Respected commentator Gillian Tett tells John Walsh why Ireland must negotiate with senior bondholders.
The credit crisis burned a lot of reputations among financial journalists and economists. Many of them were totally wrong-footed by the pace of the downturn. Fewer still saw it coming. There were exceptions, not least the Financial Times’ US managing editor Gillian Tett. She has emerged as one of the paper’s most influential columnists in recent times. Her seminal book on the crisis Fools Gold is a forensic analysis of how the credit crisis originated and unfolded. The financial instruments that were responsible for the biggest market crash since 1929 are explained in an accessible style.
Tett’s views command a lot of respect in the market. Last March, she published an article in which she compared two euro zone countries’ attempts to restore fiscal rectitude: Ireland and Greece. She argued that Ireland was taking the correct course of action and should be used as a template for other countries in similar circumstances.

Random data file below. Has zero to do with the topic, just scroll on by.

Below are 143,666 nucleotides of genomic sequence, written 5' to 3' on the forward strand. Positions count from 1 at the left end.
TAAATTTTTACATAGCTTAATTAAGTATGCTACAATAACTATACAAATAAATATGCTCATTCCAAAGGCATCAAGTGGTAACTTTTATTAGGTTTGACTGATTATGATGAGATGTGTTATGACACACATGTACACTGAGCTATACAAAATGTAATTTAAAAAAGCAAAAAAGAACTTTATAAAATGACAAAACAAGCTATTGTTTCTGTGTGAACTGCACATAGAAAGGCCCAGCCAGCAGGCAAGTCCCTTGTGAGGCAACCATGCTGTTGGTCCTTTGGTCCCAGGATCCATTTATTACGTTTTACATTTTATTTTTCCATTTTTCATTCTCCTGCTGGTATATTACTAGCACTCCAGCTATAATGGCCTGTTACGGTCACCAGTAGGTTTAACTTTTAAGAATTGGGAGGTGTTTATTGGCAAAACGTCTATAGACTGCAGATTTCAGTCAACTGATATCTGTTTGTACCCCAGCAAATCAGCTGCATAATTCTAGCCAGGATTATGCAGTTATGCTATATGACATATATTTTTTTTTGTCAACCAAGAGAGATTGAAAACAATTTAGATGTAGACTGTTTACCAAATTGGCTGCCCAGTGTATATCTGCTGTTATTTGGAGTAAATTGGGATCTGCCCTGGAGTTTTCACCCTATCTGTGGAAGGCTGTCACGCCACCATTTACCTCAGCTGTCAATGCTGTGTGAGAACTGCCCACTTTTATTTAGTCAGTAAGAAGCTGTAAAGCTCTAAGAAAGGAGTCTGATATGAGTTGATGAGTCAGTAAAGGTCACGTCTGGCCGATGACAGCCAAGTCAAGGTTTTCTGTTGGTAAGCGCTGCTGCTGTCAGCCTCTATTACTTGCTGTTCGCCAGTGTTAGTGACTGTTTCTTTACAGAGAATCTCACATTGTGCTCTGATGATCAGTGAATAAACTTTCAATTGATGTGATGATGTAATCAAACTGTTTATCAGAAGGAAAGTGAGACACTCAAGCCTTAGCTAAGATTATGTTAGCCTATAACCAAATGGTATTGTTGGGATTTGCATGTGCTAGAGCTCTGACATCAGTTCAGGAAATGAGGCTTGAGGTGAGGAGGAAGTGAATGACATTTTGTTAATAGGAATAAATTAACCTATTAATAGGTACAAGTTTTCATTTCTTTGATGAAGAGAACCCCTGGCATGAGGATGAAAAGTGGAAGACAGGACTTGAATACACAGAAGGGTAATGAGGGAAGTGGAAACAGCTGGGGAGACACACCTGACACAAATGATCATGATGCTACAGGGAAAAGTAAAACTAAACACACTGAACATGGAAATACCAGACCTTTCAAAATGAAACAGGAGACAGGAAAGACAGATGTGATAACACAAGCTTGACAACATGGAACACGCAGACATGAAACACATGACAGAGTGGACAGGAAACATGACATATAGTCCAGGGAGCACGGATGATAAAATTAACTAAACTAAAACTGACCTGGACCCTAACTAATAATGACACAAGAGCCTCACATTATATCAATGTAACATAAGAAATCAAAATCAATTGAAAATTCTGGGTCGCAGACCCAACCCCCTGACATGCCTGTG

The world has changed considerably since last March. Back then, Ireland was being rewarded by the bond markets for the actions it had taken to knock shape into the national coffers. But the summer months gave way to a series of damning reviews. The spectre of a default loomed large in many of the analyses about the state of the economy.
The spreads between Irish and German bonds have widened to record levels since the launch of the single currency. Tett says that Ireland is being unfairly punished. “I think what Ireland has done has been remarkable. It has taken proper steps to address the problem.